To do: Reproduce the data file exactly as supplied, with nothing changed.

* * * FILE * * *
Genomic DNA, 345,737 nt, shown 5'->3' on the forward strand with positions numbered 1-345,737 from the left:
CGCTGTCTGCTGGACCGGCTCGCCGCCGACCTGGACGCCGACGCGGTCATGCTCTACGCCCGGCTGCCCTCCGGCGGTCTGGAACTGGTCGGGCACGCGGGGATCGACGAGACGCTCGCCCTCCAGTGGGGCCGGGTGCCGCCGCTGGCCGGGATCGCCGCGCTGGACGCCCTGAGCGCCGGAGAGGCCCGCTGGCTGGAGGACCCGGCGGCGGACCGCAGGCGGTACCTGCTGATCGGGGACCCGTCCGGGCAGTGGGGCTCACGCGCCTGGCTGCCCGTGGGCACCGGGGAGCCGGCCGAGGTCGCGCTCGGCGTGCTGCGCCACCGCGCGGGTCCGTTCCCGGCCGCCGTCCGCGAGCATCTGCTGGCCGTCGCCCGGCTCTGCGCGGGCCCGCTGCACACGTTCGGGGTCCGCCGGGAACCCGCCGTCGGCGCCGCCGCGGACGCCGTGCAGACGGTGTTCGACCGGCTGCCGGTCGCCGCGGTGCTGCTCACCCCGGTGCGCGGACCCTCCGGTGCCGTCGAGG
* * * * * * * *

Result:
Genomic DNA, 345,737 nt, shown 5'->3' on the forward strand with positions numbered 1-345,737 from the left:
CGCTGTCTGCTGGACCGGCTCGCCGCCGACCTGGACGCCGACGCGGTCATGCTCTACGCCCGGCTGCCCTCCGGCGGTCTGGAACTGGTCGGGCACGCGGGGATCGACGAGACGCTCGCCCTCCAGTGGGGCCGGGTGCCGCCGCTGGCCGGGATCGCCGCGCTGGACGCCCTGAGCGCCGGAGAGGCCCGCTGGCTGGAGGACCCGGCGGCGGACCGCAGGCGGTACCTGCTGATCGGGGACCCGTCCGGGCAGTGGGGCTCACGCGCCTGGCTGCCCGTGGGCACCGGGGAGCCGGCCGAGGTCGCGCTCGGCGTGCTGCGCCACCGCGCGGGTCCGTTCCCGGCCGCCGTCCGCGAGCATCTGCTGGCCGTCGCCCGGCTCTGCGCGGGCCCGCTGCACACGTTCGGGGTCCGCCGGGAACCCGCCGTCGGCGCCGCCGCGGACGCCGTGCAGACGGTGTTCGACCGGCTGCCGGTCGCCGCGGTGCTGCTCACCCCGGTGCGCGGACCCTCCGGTGCCGTCGAGG